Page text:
Starting pitcher Ross Stripling came to the Toronto Blue Jays at last year’s trade deadline on August 31, but it wasn’t until this past Sunday when he finally picked up his first win with the team.
For the first time in nine starts with the Blue Jays, Stripling saw a “W” next to his name, as antiquated as the win statistic is. The win wasn’t just symbolic, it was the culmination of efforts behind the scenes to rework his delivery.
With guidance from pitching coach Pete Walker, the team discovered the right-hander was tipping his pitches. The catalyst for the change was a disastrous start against the Red Sox when Stripling surrendered six earned runs in 3.2 innings on May 19.
Stripling cited that game as a low point in his six-year career.
The crew went back to the drawing board and made adjustments to his delivery. The results translated immediately with seven innings of shutout relief against the Tampa Bay Rays on May 24.
To the naked eye, it looks like a subtle alteration, but the before and after split screen illustrate the changes in Stripling’s glove placement during his delivery.
Ross Stripling made some adjustments to his pre-pitch delivery. The before and after of each pitch type: pic.twitter.com/YwSLpqCjdJ
— Ian Hunter (@BlueJayHunter) June 4, 2021
Up until recently, Stripling was pitching exclusively out of the stretch to cut down on some variables, but now he’s back into a traditional delivery again.
The right-hander also made a few tweaks to his delivery and setup to increase the deception to hide his pre-pitch grip as long as possible. He explained these adjustments on the latest episode of his podcast, “Big Swing.”
“I was having a hard time with tipping pitches because I was going up to the bill of my cap on some pitches, like my curveball,” Stripling said on his podcast. “On other pitches, I was only going up to my chin. You can’t give Major League hitters that kind of an advantage.”
Stripling noticed he had a distinct tell on his bread and butter pitch: his curveball. He was raising his hands up to the top of his cap on his signature pitch, but for his changeup, he left his hands about six inches lower, right under his chin.
Opposing hitters picked up on that tell and leading into the game where he unveiled those drastic adjustments, Stripling sported 7.20 ERA. In that start against the Red Sox, he gave up a career high six runs and tied a career high with three homers allowed in a single game.
Rather than lift his glove with his windup, Stripling now keeps his glove at his belt through his windup process. This allows him to be more consistent with his delivery and it also gives him more deception to keep hitters off-balance.
Earlier in the year, Stripling raised his hands through his delivery, but he said the height would vary from game-to-game and inning to inning. Not only did it mess up his timing, it gave other teams intel about what pitches were coming.
Stripling’s glove position before
After making the latest change, Stripling’s hands stay at the belt consistently until he delivers to the plate.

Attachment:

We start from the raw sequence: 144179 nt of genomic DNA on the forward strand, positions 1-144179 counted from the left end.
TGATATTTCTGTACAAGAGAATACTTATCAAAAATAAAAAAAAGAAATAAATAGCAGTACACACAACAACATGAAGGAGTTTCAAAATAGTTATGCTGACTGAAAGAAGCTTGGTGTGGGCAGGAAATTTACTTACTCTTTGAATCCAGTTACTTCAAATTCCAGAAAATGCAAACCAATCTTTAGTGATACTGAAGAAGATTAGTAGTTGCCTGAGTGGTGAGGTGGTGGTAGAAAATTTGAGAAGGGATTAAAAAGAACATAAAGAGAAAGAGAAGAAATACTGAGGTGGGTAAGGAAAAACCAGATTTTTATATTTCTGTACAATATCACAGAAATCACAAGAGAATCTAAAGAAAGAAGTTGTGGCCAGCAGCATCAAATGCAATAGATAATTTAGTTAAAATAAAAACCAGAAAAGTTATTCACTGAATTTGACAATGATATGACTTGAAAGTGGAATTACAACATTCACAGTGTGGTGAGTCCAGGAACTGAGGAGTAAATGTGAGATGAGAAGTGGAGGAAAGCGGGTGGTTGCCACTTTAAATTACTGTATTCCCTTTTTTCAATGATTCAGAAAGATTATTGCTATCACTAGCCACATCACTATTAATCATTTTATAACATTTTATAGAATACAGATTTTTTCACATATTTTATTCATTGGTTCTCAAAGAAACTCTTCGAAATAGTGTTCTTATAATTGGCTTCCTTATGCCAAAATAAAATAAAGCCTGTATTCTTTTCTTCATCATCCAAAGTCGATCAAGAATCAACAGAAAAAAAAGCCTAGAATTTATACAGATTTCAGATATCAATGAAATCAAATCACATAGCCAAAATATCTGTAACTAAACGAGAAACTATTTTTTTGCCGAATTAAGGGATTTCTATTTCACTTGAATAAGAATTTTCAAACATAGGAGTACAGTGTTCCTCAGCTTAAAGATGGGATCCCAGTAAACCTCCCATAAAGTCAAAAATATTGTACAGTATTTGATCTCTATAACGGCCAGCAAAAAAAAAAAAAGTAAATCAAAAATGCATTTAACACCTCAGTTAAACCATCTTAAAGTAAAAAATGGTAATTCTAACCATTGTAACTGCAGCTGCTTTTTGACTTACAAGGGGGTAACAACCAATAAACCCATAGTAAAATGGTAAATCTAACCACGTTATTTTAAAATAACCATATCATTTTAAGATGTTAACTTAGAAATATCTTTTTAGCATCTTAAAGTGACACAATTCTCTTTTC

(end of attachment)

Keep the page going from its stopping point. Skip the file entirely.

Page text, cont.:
“For one, you’re going to be able to get your ball out of your glove at the same time every time, so your timing should be better,” Stripling told reporters during a post-game press conference. “And two, it should be more deceptive, as far as keeping the ball out of the view of the hitter.”
Stripling’s glove position after
Back in 2018, one of Stripling’s Los Angeles Dodgers teammates noticed he was tipping pitches as well. Infielder Chase Utley lent a few pointers to his fellow Dodger, and Stripling counteracted.
The Blue Jays noticed some pitch tipping creeping back in with Stripling again, and despite the two game sample size, the results have been promising thus far.
“It’s as big of a change as I’ve ever made in the big leagues, no doubt about that,” Stripling said.
In his last game against Cleveland, the six-year veteran also heavily altered his pitch mix, relying on a steady diet of fastballs through his first three innings of work. He didn’t work a curveball into the mix until the fourth inning, the second time through Cleveland’s order.
A typical Stripling start might only have 46% fastballs and 22% curveballs. Against the Cleveland Indians, Stripling cranked his fastball up to 54% usage and dialled down his curveball to 15%.
In his two games since making this adjustment, Stripling piggybacked off Trent Thornton and threw seven innings of relief and striking out seven batters. With his new-look delivery, Stripling took his regular turn in the rotation again, tossing five innings of one-run ball against the Cleveland Indians.
Heading into that game versus the Rays at TD Ballpark when he first unveiled those changes, Stripling sported a 7.20 ERA. With only one earned run surrendered over his last 12 innings of work, he’s whittled his ERA down by over two runs to 5.11.
He never struck out more than five batters going into that game versus the Rays, and he struck out seven and nine batters respectively over his last two games.
Typically, wholesale changes like these happen during the offseason, or during minor league starts, away from the TV cameras and the bright lights of the big leagues. But as someone who was teetering on the edge of losing his roster spot, Stripling had no choice but to make these changes.
“When you’re rocking a 7.00 ERA and you feel like your career is crumbling around you, you’re going to go to the pitching coach and the bullpen coach and ask for suggestions, and what they see and what they think.”